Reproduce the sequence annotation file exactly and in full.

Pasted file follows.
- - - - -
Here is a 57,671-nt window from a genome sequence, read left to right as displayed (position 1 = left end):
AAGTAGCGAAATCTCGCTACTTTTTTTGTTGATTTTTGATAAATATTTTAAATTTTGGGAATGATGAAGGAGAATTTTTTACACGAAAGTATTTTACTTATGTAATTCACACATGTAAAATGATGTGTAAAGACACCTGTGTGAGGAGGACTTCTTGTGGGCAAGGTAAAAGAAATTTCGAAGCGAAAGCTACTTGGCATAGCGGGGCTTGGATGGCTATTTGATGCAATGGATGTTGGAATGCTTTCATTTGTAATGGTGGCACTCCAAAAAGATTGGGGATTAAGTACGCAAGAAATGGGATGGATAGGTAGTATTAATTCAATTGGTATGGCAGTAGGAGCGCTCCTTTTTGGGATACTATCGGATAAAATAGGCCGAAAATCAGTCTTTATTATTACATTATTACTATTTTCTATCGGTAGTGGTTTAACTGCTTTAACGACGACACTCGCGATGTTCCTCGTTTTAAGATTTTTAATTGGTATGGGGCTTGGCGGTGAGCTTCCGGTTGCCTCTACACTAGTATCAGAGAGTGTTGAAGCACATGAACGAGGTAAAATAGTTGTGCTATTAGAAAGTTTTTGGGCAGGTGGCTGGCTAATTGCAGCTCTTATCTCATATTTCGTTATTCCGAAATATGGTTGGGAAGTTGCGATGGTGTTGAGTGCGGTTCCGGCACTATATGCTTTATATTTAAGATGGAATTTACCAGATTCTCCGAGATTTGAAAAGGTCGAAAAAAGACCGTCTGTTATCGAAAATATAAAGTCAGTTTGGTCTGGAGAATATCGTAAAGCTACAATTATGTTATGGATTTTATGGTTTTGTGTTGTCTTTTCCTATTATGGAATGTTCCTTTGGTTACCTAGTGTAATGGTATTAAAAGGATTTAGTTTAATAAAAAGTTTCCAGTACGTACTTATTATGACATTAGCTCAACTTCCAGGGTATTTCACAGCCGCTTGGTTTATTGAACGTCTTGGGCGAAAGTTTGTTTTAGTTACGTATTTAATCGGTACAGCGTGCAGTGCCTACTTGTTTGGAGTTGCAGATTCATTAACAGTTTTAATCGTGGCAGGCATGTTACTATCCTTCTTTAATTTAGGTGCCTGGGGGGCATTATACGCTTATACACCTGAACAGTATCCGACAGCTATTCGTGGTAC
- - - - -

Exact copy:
Here is a 57,671-nt window from a genome sequence, read left to right as displayed (position 1 = left end):
AAGTAGCGAAATCTCGCTACTTTTTTTGTTGATTTTTGATAAATATTTTAAATTTTGGGAATGATGAAGGAGAATTTTTTACACGAAAGTATTTTACTTATGTAATTCACACATGTAAAATGATGTGTAAAGACACCTGTGTGAGGAGGACTTCTTGTGGGCAAGGTAAAAGAAATTTCGAAGCGAAAGCTACTTGGCATAGCGGGGCTTGGATGGCTATTTGATGCAATGGATGTTGGAATGCTTTCATTTGTAATGGTGGCACTCCAAAAAGATTGGGGATTAAGTACGCAAGAAATGGGATGGATAGGTAGTATTAATTCAATTGGTATGGCAGTAGGAGCGCTCCTTTTTGGGATACTATCGGATAAAATAGGCCGAAAATCAGTCTTTATTATTACATTATTACTATTTTCTATCGGTAGTGGTTTAACTGCTTTAACGACGACACTCGCGATGTTCCTCGTTTTAAGATTTTTAATTGGTATGGGGCTTGGCGGTGAGCTTCCGGTTGCCTCTACACTAGTATCAGAGAGTGTTGAAGCACATGAACGAGGTAAAATAGTTGTGCTATTAGAAAGTTTTTGGGCAGGTGGCTGGCTAATTGCAGCTCTTATCTCATATTTCGTTATTCCGAAATATGGTTGGGAAGTTGCGATGGTGTTGAGTGCGGTTCCGGCACTATATGCTTTATATTTAAGATGGAATTTACCAGATTCTCCGAGATTTGAAAAGGTCGAAAAAAGACCGTCTGTTATCGAAAATATAAAGTCAGTTTGGTCTGGAGAATATCGTAAAGCTACAATTATGTTATGGATTTTATGGTTTTGTGTTGTCTTTTCCTATTATGGAATGTTCCTTTGGTTACCTAGTGTAATGGTATTAAAAGGATTTAGTTTAATAAAAAGTTTCCAGTACGTACTTATTATGACATTAGCTCAACTTCCAGGGTATTTCACAGCCGCTTGGTTTATTGAACGTCTTGGGCGAAAGTTTGTTTTAGTTACGTATTTAATCGGTACAGCGTGCAGTGCCTACTTGTTTGGAGTTGCAGATTCATTAACAGTTTTAATCGTGGCAGGCATGTTACTATCCTTCTTTAATTTAGGTGCCTGGGGGGCATTATACGCTTATACACCTGAACAGTATCCGACAGCTATTCGTGGTAC